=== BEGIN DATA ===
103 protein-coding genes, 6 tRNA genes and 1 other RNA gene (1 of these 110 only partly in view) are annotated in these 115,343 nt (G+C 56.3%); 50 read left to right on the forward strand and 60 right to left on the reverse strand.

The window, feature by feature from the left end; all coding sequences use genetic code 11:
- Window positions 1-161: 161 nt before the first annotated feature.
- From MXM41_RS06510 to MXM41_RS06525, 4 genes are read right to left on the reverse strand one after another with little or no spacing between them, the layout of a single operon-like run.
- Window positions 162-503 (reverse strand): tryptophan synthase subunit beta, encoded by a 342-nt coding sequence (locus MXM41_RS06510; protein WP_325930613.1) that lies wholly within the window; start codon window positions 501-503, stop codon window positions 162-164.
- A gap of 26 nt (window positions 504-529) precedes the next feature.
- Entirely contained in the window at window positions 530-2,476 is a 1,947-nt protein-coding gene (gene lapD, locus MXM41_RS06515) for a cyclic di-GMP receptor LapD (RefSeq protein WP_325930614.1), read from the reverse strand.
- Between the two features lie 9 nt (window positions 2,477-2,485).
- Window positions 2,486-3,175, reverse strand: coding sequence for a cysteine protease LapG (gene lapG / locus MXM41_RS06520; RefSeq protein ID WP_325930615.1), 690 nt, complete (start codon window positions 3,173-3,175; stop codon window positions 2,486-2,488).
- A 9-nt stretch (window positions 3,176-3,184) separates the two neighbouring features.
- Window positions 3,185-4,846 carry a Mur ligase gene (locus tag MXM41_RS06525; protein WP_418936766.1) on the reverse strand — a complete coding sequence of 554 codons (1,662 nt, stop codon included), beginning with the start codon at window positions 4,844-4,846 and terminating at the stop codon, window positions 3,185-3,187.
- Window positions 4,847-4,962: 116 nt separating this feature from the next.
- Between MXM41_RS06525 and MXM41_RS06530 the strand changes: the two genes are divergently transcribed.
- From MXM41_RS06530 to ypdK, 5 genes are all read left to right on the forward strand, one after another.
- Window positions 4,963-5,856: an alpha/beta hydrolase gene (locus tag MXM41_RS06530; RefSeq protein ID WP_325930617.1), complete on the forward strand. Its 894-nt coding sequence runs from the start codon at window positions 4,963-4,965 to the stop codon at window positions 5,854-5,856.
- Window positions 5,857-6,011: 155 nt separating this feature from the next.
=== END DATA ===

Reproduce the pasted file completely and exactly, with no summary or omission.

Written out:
103 protein-coding genes, 6 tRNA genes and 1 other RNA gene (1 of these 110 only partly in view) are annotated in these 115,343 nt (G+C 56.3%); 50 read left to right on the forward strand and 60 right to left on the reverse strand.

The window, feature by feature from the left end; all coding sequences use genetic code 11:
- Window positions 1-161: 161 nt before the first annotated feature.
- From MXM41_RS06510 to MXM41_RS06525, 4 genes are read right to left on the reverse strand one after another with little or no spacing between them, the layout of a single operon-like run.
- Window positions 162-503 (reverse strand): tryptophan synthase subunit beta, encoded by a 342-nt coding sequence (locus MXM41_RS06510; protein WP_325930613.1) that lies wholly within the window; start codon window positions 501-503, stop codon window positions 162-164.
- A gap of 26 nt (window positions 504-529) precedes the next feature.
- Entirely contained in the window at window positions 530-2,476 is a 1,947-nt protein-coding gene (gene lapD, locus MXM41_RS06515) for a cyclic di-GMP receptor LapD (RefSeq protein WP_325930614.1), read from the reverse strand.
- Between the two features lie 9 nt (window positions 2,477-2,485).
- Window positions 2,486-3,175, reverse strand: coding sequence for a cysteine protease LapG (gene lapG / locus MXM41_RS06520; RefSeq protein ID WP_325930615.1), 690 nt, complete (start codon window positions 3,173-3,175; stop codon window positions 2,486-2,488).
- A 9-nt stretch (window positions 3,176-3,184) separates the two neighbouring features.
- Window positions 3,185-4,846 carry a Mur ligase gene (locus tag MXM41_RS06525; protein WP_418936766.1) on the reverse strand — a complete coding sequence of 554 codons (1,662 nt, stop codon included), beginning with the start codon at window positions 4,844-4,846 and terminating at the stop codon, window positions 3,185-3,187.
- Window positions 4,847-4,962: 116 nt separating this feature from the next.
- Between MXM41_RS06525 and MXM41_RS06530 the strand changes: the two genes are divergently transcribed.
- From MXM41_RS06530 to ypdK, 5 genes are all read left to right on the forward strand, one after another.
- Window positions 4,963-5,856: an alpha/beta hydrolase gene (locus tag MXM41_RS06530; RefSeq protein ID WP_325930617.1), complete on the forward strand. Its 894-nt coding sequence runs from the start codon at window positions 4,963-4,965 to the stop codon at window positions 5,854-5,856.
- Window positions 5,857-6,011: 155 nt separating this feature from the next.